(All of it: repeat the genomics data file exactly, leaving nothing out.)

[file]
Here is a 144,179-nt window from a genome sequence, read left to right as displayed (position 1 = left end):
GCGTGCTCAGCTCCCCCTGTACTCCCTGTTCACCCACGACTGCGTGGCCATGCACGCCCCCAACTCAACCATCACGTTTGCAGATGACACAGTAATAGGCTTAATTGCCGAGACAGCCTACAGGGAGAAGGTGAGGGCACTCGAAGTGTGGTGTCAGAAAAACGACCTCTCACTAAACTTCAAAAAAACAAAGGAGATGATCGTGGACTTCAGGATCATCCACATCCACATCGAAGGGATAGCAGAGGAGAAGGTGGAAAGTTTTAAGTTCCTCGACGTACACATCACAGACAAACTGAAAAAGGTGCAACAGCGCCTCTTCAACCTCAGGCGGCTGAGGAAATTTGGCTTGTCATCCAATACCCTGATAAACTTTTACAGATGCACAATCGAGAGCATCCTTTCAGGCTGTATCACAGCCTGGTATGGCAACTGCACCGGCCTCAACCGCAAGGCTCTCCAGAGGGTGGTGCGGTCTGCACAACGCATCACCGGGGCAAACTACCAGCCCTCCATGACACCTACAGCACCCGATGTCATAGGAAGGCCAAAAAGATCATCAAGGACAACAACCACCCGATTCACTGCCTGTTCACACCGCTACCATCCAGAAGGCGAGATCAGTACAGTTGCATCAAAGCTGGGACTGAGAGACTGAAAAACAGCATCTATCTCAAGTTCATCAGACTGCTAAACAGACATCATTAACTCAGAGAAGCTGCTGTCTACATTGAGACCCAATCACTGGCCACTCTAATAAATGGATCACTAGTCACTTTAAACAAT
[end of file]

Here is a 144,179-nt window from a genome sequence, read left to right as displayed (position 1 = left end):
GCGTGCTCAGCTCCCCCTGTACTCCCTGTTCACCCACGACTGCGTGGCCATGCACGCCCCCAACTCAACCATCACGTTTGCAGATGACACAGTAATAGGCTTAATTGCCGAGACAGCCTACAGGGAGAAGGTGAGGGCACTCGAAGTGTGGTGTCAGAAAAACGACCTCTCACTAAACTTCAAAAAAACAAAGGAGATGATCGTGGACTTCAGGATCATCCACATCCACATCGAAGGGATAGCAGAGGAGAAGGTGGAAAGTTTTAAGTTCCTCGACGTACACATCACAGACAAACTGAAAAAGGTGCAACAGCGCCTCTTCAACCTCAGGCGGCTGAGGAAATTTGGCTTGTCATCCAATACCCTGATAAACTTTTACAGATGCACAATCGAGAGCATCCTTTCAGGCTGTATCACAGCCTGGTATGGCAACTGCACCGGCCTCAACCGCAAGGCTCTCCAGAGGGTGGTGCGGTCTGCACAACGCATCACCGGGGCAAACTACCAGCCCTCCATGACACCTACAGCACCCGATGTCATAGGAAGGCCAAAAAGATCATCAAGGACAACAACCACCCGATTCACTGCCTGTTCACACCGCTACCATCCAGAAGGCGAGATCAGTACAGTTGCATCAAAGCTGGGACTGAGAGACTGAAAAACAGCATCTATCTCAAGTTCATCAGACTGCTAAACAGACATCATTAACTCAGAGAAGCTGCTGTCTACATTGAGACCCAATCACTGGCCACTCTAATAAATGGATCACTAGTCACTTTAAACAAT